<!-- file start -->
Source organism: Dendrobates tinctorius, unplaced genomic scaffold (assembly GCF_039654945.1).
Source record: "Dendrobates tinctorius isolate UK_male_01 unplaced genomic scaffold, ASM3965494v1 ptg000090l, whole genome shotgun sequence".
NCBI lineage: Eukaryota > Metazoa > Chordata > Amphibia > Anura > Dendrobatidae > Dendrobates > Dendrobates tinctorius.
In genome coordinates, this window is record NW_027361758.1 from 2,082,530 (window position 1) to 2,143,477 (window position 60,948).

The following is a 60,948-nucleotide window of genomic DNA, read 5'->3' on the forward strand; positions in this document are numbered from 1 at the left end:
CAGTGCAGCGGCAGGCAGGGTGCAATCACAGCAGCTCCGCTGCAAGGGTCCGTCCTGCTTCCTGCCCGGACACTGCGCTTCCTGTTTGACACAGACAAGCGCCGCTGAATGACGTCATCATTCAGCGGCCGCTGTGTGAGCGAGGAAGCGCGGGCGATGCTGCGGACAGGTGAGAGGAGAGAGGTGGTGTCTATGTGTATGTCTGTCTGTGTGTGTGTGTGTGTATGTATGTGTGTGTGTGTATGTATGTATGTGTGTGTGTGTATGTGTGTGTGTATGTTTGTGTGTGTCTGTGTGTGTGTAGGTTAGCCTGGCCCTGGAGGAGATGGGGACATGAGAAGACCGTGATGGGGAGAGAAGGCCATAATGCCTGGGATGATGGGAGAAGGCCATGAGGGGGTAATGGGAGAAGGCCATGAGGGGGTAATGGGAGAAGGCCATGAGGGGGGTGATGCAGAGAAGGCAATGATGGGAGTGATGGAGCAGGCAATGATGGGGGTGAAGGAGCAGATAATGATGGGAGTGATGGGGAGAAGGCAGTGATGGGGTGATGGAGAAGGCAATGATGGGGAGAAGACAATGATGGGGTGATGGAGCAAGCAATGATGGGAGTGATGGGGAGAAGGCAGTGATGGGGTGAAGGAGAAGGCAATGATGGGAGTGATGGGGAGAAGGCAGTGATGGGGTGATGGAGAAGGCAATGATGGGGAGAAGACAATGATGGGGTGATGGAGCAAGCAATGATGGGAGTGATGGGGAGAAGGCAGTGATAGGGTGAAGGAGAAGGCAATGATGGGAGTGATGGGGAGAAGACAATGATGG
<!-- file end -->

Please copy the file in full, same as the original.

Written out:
Source organism: Dendrobates tinctorius, unplaced genomic scaffold (assembly GCF_039654945.1).
Source record: "Dendrobates tinctorius isolate UK_male_01 unplaced genomic scaffold, ASM3965494v1 ptg000090l, whole genome shotgun sequence".
NCBI lineage: Eukaryota > Metazoa > Chordata > Amphibia > Anura > Dendrobatidae > Dendrobates > Dendrobates tinctorius.
In genome coordinates, this window is record NW_027361758.1 from 2,082,530 (window position 1) to 2,143,477 (window position 60,948).

The following is a 60,948-nucleotide window of genomic DNA, read 5'->3' on the forward strand; positions in this document are numbered from 1 at the left end:
CAGTGCAGCGGCAGGCAGGGTGCAATCACAGCAGCTCCGCTGCAAGGGTCCGTCCTGCTTCCTGCCCGGACACTGCGCTTCCTGTTTGACACAGACAAGCGCCGCTGAATGACGTCATCATTCAGCGGCCGCTGTGTGAGCGAGGAAGCGCGGGCGATGCTGCGGACAGGTGAGAGGAGAGAGGTGGTGTCTATGTGTATGTCTGTCTGTGTGTGTGTGTGTGTATGTATGTGTGTGTGTGTATGTATGTATGTGTGTGTGTGTATGTGTGTGTGTATGTTTGTGTGTGTCTGTGTGTGTGTAGGTTAGCCTGGCCCTGGAGGAGATGGGGACATGAGAAGACCGTGATGGGGAGAGAAGGCCATAATGCCTGGGATGATGGGAGAAGGCCATGAGGGGGTAATGGGAGAAGGCCATGAGGGGGTAATGGGAGAAGGCCATGAGGGGGGTGATGCAGAGAAGGCAATGATGGGAGTGATGGAGCAGGCAATGATGGGGGTGAAGGAGCAGATAATGATGGGAGTGATGGGGAGAAGGCAGTGATGGGGTGATGGAGAAGGCAATGATGGGGAGAAGACAATGATGGGGTGATGGAGCAAGCAATGATGGGAGTGATGGGGAGAAGGCAGTGATGGGGTGAAGGAGAAGGCAATGATGGGAGTGATGGGGAGAAGGCAGTGATGGGGTGATGGAGAAGGCAATGATGGGGAGAAGACAATGATGGGGTGATGGAGCAAGCAATGATGGGAGTGATGGGGAGAAGGCAGTGATAGGGTGAAGGAGAAGGCAATGATGGGAGTGATGGGGAGAAGACAATGATGG